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Responding to Students in Crisis

Responding to Students in Crisis

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Responding to Students in Crisis

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  1. Responding to Students in Crisis A Guide for Student Affairs Staff February 7, 2005

  2. What Is a Mental Health Crisis? • Usual coping skills no longer work • Reactions escalate

  3. Categories of Crisis • Accidental or situational crises • Developmental or normative crises • Shock situations • Exhaustion situations

  4. What Causes Crises? • Presence of stress • Balancing factors: • Realistic perception of the situation • Support • Coping skills • Crisis resolution or escalation

  5. Crisis Situations Requiring Immediate Action • Indications of suicidality • Disruptive or threatening behavior • Extreme anxiety • Bizarre behavior

  6. Keep in MindFIRST THINGS FIRST • Learning comes in many forms • Importance of context • Impact beyond the office • Need interest, not expertise

  7. Ground Rules about Crises…Or what you already know how to do! • Think actively and anticipate possibilities. • Remember, there are a range of possible responses. • Crises are by definition complex.

  8. Ground Rules about Crises…more about what you already know how to do • Consult, consult, consult! • Give yourself permission to not know what to do. • Know your style and your limits.

  9. Students in Early Stages of CrisisPossible Signs Include: • Decline in academic performance • Decline in social involvement • Altered routines • Difficulty managing thoughts or feelings • Use of drugs/alcohol • Inability to ask for or use available help effectively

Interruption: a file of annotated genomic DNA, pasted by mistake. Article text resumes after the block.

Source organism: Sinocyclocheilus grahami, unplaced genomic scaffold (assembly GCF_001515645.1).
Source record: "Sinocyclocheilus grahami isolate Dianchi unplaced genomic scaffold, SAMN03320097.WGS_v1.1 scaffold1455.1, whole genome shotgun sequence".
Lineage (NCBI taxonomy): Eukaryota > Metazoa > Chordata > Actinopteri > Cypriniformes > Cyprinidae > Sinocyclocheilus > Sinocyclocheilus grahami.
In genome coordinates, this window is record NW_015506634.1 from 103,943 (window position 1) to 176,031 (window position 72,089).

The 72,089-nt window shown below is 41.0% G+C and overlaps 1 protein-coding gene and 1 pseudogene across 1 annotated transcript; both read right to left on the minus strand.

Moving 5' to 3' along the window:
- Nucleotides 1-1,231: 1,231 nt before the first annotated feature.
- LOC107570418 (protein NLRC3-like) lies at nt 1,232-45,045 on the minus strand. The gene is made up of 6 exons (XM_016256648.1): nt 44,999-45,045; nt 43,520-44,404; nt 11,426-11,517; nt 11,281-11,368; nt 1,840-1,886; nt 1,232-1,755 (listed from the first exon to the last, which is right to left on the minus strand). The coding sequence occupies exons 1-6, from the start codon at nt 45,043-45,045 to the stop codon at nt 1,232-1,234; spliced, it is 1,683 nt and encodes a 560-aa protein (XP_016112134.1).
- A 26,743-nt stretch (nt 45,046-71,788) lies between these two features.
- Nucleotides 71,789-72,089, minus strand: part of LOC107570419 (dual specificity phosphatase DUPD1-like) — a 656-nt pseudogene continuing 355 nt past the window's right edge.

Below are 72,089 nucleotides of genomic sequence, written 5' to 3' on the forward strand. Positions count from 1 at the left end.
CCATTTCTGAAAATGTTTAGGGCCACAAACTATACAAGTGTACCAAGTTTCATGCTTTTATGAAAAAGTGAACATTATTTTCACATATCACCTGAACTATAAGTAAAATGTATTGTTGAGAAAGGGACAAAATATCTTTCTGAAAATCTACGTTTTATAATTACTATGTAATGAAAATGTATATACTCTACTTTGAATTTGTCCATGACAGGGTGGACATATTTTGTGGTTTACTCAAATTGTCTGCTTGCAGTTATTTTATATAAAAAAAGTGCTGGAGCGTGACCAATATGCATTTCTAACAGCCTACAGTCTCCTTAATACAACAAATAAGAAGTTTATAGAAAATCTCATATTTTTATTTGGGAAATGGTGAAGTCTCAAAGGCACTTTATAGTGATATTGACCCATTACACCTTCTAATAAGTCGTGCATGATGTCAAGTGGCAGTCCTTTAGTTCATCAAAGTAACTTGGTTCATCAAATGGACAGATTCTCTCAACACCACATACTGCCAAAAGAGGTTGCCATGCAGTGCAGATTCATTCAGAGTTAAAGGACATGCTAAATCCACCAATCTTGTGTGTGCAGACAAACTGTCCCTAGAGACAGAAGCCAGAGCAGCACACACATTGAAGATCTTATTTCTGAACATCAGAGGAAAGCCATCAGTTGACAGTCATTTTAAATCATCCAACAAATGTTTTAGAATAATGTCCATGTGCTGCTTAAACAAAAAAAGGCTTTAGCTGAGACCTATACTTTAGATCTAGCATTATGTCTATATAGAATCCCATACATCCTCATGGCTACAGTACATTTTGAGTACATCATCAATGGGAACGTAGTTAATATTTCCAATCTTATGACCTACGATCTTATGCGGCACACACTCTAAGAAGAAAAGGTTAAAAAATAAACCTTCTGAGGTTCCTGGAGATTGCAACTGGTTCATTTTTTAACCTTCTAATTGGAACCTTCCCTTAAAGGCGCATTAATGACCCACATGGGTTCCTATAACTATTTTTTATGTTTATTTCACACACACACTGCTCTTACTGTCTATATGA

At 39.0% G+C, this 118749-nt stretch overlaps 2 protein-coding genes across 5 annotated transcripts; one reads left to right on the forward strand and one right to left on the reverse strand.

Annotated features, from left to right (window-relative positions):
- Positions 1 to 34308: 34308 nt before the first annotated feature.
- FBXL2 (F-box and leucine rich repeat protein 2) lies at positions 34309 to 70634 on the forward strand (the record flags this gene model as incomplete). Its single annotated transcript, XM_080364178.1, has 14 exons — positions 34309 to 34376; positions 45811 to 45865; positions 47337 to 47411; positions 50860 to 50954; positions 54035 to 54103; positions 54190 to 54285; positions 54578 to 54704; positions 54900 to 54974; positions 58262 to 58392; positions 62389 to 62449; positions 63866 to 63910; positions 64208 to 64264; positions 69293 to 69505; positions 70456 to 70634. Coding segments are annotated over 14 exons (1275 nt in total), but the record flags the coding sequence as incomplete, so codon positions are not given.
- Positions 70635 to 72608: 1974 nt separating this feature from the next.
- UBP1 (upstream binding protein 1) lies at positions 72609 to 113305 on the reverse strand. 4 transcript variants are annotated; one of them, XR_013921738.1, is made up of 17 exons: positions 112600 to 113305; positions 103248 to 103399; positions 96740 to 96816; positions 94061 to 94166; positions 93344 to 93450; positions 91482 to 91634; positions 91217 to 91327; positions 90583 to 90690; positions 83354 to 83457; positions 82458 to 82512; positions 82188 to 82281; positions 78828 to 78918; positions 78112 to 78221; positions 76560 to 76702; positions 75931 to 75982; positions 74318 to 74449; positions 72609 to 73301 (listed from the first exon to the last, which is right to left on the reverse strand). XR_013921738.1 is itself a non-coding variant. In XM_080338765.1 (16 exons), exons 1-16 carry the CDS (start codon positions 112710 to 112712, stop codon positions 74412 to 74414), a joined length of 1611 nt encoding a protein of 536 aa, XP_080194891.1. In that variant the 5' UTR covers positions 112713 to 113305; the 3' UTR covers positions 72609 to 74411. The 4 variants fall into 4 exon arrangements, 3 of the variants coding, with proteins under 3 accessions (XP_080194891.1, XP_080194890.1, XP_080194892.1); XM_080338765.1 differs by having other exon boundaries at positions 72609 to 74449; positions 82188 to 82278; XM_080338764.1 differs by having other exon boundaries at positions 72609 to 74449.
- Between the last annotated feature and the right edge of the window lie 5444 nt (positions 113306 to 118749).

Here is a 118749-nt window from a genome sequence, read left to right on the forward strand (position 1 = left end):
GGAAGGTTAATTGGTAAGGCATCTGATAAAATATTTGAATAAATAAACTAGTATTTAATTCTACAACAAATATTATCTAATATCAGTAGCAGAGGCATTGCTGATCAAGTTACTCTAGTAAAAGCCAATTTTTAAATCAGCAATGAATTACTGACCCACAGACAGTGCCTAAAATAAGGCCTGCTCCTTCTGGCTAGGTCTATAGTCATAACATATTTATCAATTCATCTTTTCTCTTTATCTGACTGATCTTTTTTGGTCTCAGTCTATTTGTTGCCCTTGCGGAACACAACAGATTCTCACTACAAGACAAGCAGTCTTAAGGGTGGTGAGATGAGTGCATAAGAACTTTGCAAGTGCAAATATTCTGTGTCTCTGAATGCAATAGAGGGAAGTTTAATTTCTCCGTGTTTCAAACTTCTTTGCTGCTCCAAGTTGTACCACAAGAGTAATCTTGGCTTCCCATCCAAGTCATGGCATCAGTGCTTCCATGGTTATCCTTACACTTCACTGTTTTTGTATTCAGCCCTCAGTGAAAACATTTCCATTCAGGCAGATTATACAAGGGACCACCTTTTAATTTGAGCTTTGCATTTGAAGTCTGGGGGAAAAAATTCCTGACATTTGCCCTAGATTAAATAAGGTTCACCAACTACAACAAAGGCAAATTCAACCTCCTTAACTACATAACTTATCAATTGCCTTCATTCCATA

10. Thoughts, Feelings, and Behaviors in Height of Crisis • Thoughts: • Confused • Impaired concentration • Inability to problem-solve logically • Feelings: • Extreme anxiety • Anger/rage • Guilt or shame • Helplessness or hopelessness

  11. Thoughts, Feelings, and Behaviors in Height of Crisis • Behaviors: • Shut down • Act impulsively or irrationally • Unable to identify personal resources • Rejecting of help

  12. Goals of Crisis InterventionWhat you and the student might do: • Thoughts: • Initiate problem-solving • Feelings: • Provide opportunity for ventilation • Behaviors: • Help student take action

  13. Goals of Crisis InterventionHow YOU can help: • Be available • Avoid judging or labeling • Listen!

  14. Goals of Crisis InterventionMore on how YOU can help: • Ask the student what they need from you. • Follow the student’s lead. • Be as calm and honest as possible. • Know campus resources and programs.

  15. Cultural Considerations • Safety net or sinkhole • Varying manifestations of crisis • Impact on possible solutions/resources

  16. Cultural Considerations • Safety net or sinkhole • Varying manifestations of crisis • Impact on possible solutions/resources

  17. Making a Referral • Be direct • Encourage • Provide information • Clarify expectations • Suggest, don’t insist

  18. Follow-Up • Crucial part of the process • Check in as appropriate

  19. Each of You Has Rights • The student has the right to: • Appropriate attention, respect, and support • Information, guidance, and concern within the limits of your role • You have the right to: • Civility and respect • Set limits • Get support and help

  20. Have Consideration for Yourself, Too • Stay within your comfort zone • Maintain boundaries • Seek support

  21. In Closing • Questions/comments • Feedback forms • Handouts